The Legend of Zelda: Majora's Mask had a lot of loving coming to it this Valentine's Day. So much love, in fact, that many a suitor and forlorn caller left empty-handed and feeling a bit jilted. Of course, I'm referring to the debacle that followed the announcements of the Legend of Zelda: Majora's Mask Limited Edition bundle and the Majora's Mask Edition New 3ds XL back in January. Broken hearts lie on the bloody battlefield of the open market. Wrongs and injustices have occurred. As far as The Legend of Zelda is concerned, many of us have had a pretty disappointing V-Day. This article is for you, in the hopes that our spirits may be rekindled and our desire not burn out.
Browsing around on the Internet, you'll find a lot of bitter resentment toward Nintendo for their marketing practices. Dig deeper, and you'll find that those same feelings are going around about Gamestop, Best Buy, and Target for not honoring their stock, not promoting on-sale times, and not placing stricter rules protecting the limited quantities from scalpers. And then there are the scalpers, the bottom-feeders of the capitalistic world, the candy-stealers, con-artists, loathsome self-righteous souls who don't mind making an extra buck off of the burning hearts of the fans. Can you tell where I lay my blame?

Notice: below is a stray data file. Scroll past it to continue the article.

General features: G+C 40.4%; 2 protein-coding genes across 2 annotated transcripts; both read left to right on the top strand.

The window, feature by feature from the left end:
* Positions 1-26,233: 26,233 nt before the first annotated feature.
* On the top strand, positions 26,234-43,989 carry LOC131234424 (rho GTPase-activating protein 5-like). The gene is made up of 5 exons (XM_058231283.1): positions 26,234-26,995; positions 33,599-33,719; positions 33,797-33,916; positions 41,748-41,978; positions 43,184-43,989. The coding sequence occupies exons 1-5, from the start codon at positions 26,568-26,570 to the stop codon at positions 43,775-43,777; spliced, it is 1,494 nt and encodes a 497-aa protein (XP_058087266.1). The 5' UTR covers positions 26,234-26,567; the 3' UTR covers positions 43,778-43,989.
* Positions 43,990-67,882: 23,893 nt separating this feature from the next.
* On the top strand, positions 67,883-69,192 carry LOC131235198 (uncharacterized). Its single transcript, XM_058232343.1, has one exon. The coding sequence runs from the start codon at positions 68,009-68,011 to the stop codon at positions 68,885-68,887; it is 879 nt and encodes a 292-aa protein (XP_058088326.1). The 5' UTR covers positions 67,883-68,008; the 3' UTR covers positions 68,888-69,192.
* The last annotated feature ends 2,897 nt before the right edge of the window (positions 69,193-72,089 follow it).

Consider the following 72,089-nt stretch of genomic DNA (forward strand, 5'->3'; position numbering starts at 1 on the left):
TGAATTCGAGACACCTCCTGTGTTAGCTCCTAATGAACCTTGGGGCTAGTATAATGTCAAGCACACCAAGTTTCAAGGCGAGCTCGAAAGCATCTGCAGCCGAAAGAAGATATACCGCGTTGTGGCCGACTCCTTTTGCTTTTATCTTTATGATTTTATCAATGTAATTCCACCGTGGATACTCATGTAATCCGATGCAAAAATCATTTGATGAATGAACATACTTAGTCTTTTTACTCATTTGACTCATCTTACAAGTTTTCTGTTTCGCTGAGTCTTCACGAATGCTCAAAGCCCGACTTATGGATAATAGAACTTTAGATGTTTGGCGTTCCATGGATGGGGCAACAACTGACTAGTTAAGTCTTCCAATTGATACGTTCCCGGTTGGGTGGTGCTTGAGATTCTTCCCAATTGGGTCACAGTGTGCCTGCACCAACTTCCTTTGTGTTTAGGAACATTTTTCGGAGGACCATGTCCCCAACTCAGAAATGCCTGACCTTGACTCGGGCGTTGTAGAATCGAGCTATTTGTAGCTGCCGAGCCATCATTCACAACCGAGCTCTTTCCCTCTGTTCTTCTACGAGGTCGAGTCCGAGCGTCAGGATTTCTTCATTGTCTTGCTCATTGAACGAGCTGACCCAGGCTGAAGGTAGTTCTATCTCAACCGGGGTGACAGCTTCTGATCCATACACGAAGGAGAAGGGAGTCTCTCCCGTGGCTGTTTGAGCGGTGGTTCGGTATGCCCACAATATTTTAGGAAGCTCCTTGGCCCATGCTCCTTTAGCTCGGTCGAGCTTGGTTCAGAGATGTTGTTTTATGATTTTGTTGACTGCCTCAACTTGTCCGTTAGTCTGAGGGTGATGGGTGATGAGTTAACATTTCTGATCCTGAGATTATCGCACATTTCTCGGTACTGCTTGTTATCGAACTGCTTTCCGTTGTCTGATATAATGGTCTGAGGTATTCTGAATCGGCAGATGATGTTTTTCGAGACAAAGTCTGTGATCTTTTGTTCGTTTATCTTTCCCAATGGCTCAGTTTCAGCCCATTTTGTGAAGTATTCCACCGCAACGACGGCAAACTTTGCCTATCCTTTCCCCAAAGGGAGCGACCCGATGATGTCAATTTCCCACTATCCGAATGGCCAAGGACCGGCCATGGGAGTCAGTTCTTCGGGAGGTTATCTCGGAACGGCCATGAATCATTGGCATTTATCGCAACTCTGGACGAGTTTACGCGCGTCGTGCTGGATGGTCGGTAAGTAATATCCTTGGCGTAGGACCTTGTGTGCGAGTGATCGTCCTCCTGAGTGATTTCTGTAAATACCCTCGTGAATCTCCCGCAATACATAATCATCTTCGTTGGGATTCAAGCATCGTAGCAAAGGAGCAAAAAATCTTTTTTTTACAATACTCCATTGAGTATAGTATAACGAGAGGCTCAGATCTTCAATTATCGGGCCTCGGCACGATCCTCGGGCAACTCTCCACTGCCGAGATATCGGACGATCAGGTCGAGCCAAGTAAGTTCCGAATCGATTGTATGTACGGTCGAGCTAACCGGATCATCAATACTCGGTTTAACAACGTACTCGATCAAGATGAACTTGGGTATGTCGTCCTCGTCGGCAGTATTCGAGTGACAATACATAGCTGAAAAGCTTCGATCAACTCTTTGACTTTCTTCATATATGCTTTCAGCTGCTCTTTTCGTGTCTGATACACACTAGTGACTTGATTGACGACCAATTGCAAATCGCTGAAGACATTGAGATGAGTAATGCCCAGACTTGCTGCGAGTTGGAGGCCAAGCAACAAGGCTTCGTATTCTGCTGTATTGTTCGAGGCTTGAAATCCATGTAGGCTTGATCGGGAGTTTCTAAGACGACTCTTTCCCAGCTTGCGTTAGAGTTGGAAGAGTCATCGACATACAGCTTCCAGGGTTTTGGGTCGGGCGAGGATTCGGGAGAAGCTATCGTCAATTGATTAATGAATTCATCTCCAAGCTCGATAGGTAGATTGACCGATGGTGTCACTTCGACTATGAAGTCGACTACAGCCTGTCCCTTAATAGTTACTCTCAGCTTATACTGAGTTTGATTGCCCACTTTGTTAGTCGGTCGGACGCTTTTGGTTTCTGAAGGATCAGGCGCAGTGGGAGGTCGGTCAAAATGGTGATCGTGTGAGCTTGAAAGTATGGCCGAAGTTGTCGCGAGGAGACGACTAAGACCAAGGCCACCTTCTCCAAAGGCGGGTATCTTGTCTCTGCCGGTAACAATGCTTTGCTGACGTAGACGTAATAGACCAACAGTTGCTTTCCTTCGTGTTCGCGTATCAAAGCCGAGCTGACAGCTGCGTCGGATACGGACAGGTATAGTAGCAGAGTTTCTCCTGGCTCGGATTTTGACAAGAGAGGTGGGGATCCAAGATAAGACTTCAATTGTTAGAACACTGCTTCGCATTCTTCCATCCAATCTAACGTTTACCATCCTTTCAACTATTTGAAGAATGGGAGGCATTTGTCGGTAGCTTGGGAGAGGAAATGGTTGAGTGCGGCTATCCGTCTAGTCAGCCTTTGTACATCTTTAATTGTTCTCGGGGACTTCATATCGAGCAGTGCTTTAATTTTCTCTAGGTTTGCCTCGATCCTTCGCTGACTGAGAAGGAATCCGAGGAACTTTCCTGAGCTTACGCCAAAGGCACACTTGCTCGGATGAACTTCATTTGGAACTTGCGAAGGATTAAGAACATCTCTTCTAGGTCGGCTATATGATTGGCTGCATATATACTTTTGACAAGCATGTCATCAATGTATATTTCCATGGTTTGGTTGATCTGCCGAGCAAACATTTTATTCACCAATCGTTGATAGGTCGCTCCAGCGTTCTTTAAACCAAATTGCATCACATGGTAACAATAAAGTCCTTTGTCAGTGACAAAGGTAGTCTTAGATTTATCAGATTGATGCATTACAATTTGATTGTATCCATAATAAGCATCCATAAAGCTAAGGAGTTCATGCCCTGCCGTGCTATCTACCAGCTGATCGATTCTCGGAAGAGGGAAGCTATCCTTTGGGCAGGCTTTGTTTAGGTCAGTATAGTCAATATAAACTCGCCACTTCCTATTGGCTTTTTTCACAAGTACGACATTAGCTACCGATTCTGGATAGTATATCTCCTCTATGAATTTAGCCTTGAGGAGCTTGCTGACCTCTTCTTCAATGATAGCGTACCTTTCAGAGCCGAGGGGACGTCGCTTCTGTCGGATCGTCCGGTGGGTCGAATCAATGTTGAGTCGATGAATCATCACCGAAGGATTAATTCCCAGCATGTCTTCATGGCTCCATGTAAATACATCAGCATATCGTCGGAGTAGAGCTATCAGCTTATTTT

But this is not a letter of blame, or of hate. This is a love letter. After all, it's love that has driven this frenzy and set the world alight for a dedicated group of fans, and I want to focus mostly on that love. But love comes with a cautionary tale, least it turn into obsession, or even worse into Dragon Sickness.
That's right, Dragon Sickness, that same madness that affected Thorin Oakenshield after retaking Esgaroth. I know many of you know what I am talking about. You've felt it. At least, I know that I have truly gone mad this past month. I will have to answer in the afterlife for what I've done to attain one of these gems and add it to my horde. And what for? What is that I hope to gain?